A man in Belgium decided to teach his family a lesson about staying in touch by faking his own death and then filming himself as he crashed his own funeral with a dramatic helicopter arrival, triggering a social media backlash.
Social media influencers have done a lot of crazy things for clicks and views, but how many can say they faked their own death? One man in Belgium did just that, saying it was to teach his family a lesson.
The TikToker, 45-year-old David Baerten, roped his immediate family into his "social experiment," which helped him to sell the ruse. He admitted in an interview with French chat show Touche Pas a Mon Poste, per indy100, that he didn't immediately tell his children about the prank.
"Rest in peace, Daddy. I will never stop thinking about you," one daughter wrote, reportedly believing he was dead. "Why is life so unfair? Why you? You were going to be a grandfather, and you still had your whole life ahead of you. I love you! We love you! We will never forget you."
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He said that his film crew said they wouldn't film the stunt unless he told his children and sister the truth about what he was doing. Baerten said he himself penned an emotional dedication to himself ahead of his memorial.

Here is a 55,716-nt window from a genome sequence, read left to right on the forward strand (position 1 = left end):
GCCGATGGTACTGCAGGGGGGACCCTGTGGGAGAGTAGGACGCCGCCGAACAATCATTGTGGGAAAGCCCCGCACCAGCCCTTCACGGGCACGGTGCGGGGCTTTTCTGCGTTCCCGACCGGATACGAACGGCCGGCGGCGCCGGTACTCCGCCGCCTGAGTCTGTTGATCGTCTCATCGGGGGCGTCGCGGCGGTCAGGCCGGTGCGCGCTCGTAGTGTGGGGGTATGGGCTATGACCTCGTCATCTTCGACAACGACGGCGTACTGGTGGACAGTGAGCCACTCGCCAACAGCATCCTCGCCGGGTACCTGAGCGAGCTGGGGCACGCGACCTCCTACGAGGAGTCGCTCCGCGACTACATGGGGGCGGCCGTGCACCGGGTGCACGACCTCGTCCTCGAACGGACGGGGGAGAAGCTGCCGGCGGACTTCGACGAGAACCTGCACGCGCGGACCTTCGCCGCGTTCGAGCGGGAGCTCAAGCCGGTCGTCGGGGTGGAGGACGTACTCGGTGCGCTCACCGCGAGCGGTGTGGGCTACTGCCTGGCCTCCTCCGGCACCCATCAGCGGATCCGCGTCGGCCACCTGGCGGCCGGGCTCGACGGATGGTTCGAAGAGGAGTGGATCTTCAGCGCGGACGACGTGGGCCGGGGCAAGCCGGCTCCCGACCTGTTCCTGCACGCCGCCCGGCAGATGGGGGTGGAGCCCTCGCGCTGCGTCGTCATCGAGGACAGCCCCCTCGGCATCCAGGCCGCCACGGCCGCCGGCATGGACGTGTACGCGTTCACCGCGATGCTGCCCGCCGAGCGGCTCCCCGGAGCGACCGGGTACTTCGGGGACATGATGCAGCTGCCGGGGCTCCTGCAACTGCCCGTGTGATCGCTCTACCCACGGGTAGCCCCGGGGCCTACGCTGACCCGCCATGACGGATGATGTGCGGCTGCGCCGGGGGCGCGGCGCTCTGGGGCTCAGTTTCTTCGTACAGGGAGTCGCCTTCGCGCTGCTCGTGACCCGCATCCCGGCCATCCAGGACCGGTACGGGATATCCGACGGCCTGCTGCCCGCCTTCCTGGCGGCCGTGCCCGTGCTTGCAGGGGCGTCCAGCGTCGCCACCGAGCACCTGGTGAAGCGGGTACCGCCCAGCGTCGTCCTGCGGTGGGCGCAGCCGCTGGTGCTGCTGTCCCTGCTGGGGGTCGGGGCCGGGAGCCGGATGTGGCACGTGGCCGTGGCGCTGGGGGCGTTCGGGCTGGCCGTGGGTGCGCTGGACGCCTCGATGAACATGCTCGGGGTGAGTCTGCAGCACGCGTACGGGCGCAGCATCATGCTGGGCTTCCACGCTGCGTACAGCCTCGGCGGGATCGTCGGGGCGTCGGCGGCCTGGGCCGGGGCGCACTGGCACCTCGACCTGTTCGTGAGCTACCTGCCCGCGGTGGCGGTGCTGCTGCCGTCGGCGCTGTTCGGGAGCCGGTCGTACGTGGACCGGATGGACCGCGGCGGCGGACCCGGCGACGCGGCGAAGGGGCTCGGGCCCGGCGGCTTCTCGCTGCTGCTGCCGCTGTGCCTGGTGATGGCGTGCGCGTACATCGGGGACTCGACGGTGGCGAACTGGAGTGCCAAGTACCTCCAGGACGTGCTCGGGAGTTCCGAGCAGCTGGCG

According to the 45-year-old man, he wanted to teach his family a lesson about staying in touch, as he felt he'd been getting left out of extended family get-togethers. "I never get invited to anything. Nobody sees me," he explained to The Times UK. "We all grew apart. I felt unappreciated."
"That's why I wanted to give them a life lesson, and show them that you shouldn't wait until someone is dead to meet up with them," he continued.
Baerten waited until mourners had gathered for the service before he made a dramatic entrance -- with his film crew -- by helicopter. "Cheers to you all," he said upon landing. "Welcome to my funeral."
According to a fellow TIkToker, Thomas Faut, Baerten was rushed when he landed, receiving hugs and a lot of emotions. One friend shared video of Baerten being embraced by several people. Clearly not upset, the video was captioned, "You got us. I swear to you, I was in tears."
Baerten said that "only half" of his family showed up for the actual funeral. "That proves who really cares about me," he said.
Ultimately, despite some calling it a tasteless and cruel prank, Baerten initially felt it was a success. "Those who didn't come, did contact me to meet up," he noted. "So in a way, I did win."
At the same time, he admitted on Touche Pas a Mon Poste that he felt some immediate regret, too. "As soon as I started receiving messages from people and videos of them crying, I wished I could cancel the whole thing, but it was too late," he said. "I asked myself, ‘[Why] have you done this?’ but it was too late."
After a tremendous backlash on social media for the stunt, Baerten subsequently apologized for his "monstrous" actions, according to 7 News Australia. "I owe every one of you a huge apology," he said. "I've [made] family members ... do incomprehensible thinks like lying. I lost a lot of friends and family that meant a lot to me."